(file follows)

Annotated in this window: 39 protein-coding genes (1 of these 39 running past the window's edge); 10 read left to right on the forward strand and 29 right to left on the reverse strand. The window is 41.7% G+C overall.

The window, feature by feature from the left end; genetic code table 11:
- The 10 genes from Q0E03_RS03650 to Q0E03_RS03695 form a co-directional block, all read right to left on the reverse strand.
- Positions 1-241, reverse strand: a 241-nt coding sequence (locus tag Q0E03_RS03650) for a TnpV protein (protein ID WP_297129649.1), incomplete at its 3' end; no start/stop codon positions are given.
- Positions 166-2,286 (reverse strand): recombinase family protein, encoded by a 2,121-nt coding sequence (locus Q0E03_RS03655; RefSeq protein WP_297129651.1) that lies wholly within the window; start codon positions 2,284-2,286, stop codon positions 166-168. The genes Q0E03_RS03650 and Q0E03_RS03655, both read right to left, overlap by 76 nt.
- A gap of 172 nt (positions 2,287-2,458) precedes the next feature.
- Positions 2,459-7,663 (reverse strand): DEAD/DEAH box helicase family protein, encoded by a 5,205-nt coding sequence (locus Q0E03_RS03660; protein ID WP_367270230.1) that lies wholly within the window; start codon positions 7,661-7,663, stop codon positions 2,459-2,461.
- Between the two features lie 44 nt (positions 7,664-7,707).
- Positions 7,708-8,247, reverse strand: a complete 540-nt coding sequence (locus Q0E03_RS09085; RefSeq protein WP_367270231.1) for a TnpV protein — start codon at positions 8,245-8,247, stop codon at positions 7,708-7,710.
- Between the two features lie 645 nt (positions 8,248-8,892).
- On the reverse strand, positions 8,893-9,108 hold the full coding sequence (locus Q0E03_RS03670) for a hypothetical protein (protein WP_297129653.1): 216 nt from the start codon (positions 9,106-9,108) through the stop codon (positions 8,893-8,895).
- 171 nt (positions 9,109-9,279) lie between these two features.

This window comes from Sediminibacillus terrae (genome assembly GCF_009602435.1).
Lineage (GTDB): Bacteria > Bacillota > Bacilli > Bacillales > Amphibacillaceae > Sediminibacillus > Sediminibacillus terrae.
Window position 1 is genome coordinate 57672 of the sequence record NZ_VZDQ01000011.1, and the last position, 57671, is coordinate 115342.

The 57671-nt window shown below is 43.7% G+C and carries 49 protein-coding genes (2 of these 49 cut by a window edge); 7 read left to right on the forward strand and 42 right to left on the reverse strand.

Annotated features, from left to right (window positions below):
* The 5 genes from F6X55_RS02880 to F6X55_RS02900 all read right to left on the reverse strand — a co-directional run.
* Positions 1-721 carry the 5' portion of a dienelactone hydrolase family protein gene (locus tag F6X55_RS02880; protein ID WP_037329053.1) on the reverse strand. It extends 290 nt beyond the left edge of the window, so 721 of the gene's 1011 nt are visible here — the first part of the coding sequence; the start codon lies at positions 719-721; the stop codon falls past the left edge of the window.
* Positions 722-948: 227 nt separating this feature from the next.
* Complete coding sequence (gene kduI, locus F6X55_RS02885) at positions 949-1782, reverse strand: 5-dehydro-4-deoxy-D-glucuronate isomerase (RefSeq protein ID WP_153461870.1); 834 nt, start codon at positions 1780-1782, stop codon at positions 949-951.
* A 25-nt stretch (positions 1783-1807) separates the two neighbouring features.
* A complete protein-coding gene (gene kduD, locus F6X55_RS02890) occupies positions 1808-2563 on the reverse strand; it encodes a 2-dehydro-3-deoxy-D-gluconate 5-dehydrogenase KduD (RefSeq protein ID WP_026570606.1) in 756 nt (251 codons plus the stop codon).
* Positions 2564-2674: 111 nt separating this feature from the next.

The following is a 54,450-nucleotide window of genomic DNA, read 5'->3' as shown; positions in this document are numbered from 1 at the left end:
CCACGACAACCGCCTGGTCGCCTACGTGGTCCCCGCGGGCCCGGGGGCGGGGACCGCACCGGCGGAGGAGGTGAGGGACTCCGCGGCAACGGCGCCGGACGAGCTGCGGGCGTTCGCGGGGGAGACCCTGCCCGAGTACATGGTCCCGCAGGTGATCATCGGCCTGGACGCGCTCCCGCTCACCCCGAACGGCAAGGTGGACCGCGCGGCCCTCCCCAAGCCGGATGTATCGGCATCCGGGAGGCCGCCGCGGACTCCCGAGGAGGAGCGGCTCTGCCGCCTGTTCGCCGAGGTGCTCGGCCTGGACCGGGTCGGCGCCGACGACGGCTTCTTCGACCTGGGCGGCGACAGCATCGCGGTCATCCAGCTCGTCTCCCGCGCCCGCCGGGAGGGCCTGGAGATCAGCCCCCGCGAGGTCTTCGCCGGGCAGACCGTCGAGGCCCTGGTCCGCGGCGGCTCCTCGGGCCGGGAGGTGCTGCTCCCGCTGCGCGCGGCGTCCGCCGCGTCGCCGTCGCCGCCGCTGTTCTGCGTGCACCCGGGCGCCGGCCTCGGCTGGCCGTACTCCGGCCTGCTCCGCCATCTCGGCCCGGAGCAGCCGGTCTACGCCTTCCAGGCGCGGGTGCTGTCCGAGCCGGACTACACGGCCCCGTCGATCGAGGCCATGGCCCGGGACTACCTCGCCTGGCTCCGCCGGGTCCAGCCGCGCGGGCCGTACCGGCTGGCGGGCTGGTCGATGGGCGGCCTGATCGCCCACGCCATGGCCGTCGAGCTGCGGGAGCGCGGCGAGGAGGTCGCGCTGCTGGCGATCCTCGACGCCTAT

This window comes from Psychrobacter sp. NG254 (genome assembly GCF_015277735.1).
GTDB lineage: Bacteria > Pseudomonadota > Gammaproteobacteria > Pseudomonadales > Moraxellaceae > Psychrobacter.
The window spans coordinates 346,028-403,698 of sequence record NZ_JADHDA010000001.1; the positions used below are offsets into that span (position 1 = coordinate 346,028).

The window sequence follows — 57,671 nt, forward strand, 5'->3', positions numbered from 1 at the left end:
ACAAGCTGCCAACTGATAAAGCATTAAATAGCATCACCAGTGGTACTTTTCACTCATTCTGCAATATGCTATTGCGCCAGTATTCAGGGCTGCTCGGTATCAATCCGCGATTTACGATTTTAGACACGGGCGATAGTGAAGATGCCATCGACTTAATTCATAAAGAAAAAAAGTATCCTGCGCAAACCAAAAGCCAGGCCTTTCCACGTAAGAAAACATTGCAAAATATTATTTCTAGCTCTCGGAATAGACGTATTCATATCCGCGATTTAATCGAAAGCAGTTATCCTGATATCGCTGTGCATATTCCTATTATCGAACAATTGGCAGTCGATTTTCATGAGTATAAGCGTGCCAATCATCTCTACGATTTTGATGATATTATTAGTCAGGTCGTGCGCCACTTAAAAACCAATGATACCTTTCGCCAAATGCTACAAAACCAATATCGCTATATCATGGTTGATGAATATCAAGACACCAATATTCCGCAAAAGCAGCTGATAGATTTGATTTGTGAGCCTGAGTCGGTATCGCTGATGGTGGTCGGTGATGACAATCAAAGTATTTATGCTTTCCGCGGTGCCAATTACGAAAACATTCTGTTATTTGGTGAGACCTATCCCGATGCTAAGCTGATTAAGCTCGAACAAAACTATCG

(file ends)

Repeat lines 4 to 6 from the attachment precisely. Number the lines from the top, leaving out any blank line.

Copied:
- Positions 1-241, reverse strand: a 241-nt coding sequence (locus tag Q0E03_RS03650) for a TnpV protein (protein ID WP_297129649.1), incomplete at its 3' end; no start/stop codon positions are given.
- Positions 166-2,286 (reverse strand): recombinase family protein, encoded by a 2,121-nt coding sequence (locus Q0E03_RS03655; RefSeq protein WP_297129651.1) that lies wholly within the window; start codon positions 2,284-2,286, stop codon positions 166-168. The genes Q0E03_RS03650 and Q0E03_RS03655, both read right to left, overlap by 76 nt.
- A gap of 172 nt (positions 2,287-2,458) precedes the next feature.